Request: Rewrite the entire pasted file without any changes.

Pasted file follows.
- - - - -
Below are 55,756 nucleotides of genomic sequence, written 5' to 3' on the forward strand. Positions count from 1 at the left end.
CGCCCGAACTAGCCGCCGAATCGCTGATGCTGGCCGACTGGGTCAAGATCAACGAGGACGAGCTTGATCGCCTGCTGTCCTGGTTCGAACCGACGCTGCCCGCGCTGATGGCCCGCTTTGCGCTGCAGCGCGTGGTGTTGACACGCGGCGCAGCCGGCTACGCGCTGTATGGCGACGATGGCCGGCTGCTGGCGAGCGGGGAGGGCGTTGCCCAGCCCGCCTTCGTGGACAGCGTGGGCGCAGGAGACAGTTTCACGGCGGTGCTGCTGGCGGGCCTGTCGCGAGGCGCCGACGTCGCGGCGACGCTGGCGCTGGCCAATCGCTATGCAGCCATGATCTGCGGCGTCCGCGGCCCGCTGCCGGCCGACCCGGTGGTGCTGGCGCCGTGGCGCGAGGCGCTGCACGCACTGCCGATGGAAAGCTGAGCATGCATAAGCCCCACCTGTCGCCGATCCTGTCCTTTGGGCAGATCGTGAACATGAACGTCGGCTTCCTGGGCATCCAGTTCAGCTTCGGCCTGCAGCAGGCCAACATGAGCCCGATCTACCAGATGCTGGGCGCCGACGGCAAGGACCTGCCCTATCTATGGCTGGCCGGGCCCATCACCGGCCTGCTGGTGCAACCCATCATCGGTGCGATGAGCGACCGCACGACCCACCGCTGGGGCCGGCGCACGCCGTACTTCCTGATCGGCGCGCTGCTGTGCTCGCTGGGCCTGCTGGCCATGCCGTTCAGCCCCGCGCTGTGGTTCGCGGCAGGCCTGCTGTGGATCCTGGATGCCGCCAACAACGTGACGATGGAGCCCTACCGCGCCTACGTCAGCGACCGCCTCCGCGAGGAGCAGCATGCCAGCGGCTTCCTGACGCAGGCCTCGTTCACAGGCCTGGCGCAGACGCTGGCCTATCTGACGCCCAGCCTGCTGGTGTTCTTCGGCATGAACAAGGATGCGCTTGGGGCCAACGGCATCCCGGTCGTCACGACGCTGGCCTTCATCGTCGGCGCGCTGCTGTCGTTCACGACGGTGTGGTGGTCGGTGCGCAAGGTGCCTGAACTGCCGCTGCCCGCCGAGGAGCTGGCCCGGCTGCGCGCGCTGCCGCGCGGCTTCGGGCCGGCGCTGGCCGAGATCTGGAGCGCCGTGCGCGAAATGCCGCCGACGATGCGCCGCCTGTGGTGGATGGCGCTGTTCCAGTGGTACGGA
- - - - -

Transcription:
Below are 55,756 nucleotides of genomic sequence, written 5' to 3' on the forward strand. Positions count from 1 at the left end.
CGCCCGAACTAGCCGCCGAATCGCTGATGCTGGCCGACTGGGTCAAGATCAACGAGGACGAGCTTGATCGCCTGCTGTCCTGGTTCGAACCGACGCTGCCCGCGCTGATGGCCCGCTTTGCGCTGCAGCGCGTGGTGTTGACACGCGGCGCAGCCGGCTACGCGCTGTATGGCGACGATGGCCGGCTGCTGGCGAGCGGGGAGGGCGTTGCCCAGCCCGCCTTCGTGGACAGCGTGGGCGCAGGAGACAGTTTCACGGCGGTGCTGCTGGCGGGCCTGTCGCGAGGCGCCGACGTCGCGGCGACGCTGGCGCTGGCCAATCGCTATGCAGCCATGATCTGCGGCGTCCGCGGCCCGCTGCCGGCCGACCCGGTGGTGCTGGCGCCGTGGCGCGAGGCGCTGCACGCACTGCCGATGGAAAGCTGAGCATGCATAAGCCCCACCTGTCGCCGATCCTGTCCTTTGGGCAGATCGTGAACATGAACGTCGGCTTCCTGGGCATCCAGTTCAGCTTCGGCCTGCAGCAGGCCAACATGAGCCCGATCTACCAGATGCTGGGCGCCGACGGCAAGGACCTGCCCTATCTATGGCTGGCCGGGCCCATCACCGGCCTGCTGGTGCAACCCATCATCGGTGCGATGAGCGACCGCACGACCCACCGCTGGGGCCGGCGCACGCCGTACTTCCTGATCGGCGCGCTGCTGTGCTCGCTGGGCCTGCTGGCCATGCCGTTCAGCCCCGCGCTGTGGTTCGCGGCAGGCCTGCTGTGGATCCTGGATGCCGCCAACAACGTGACGATGGAGCCCTACCGCGCCTACGTCAGCGACCGCCTCCGCGAGGAGCAGCATGCCAGCGGCTTCCTGACGCAGGCCTCGTTCACAGGCCTGGCGCAGACGCTGGCCTATCTGACGCCCAGCCTGCTGGTGTTCTTCGGCATGAACAAGGATGCGCTTGGGGCCAACGGCATCCCGGTCGTCACGACGCTGGCCTTCATCGTCGGCGCGCTGCTGTCGTTCACGACGGTGTGGTGGTCGGTGCGCAAGGTGCCTGAACTGCCGCTGCCCGCCGAGGAGCTGGCCCGGCTGCGCGCGCTGCCGCGCGGCTTCGGGCCGGCGCTGGCCGAGATCTGGAGCGCCGTGCGCGAAATGCCGCCGACGATGCGCCGCCTGTGGTGGATGGCGCTGTTCCAGTGGTACGGA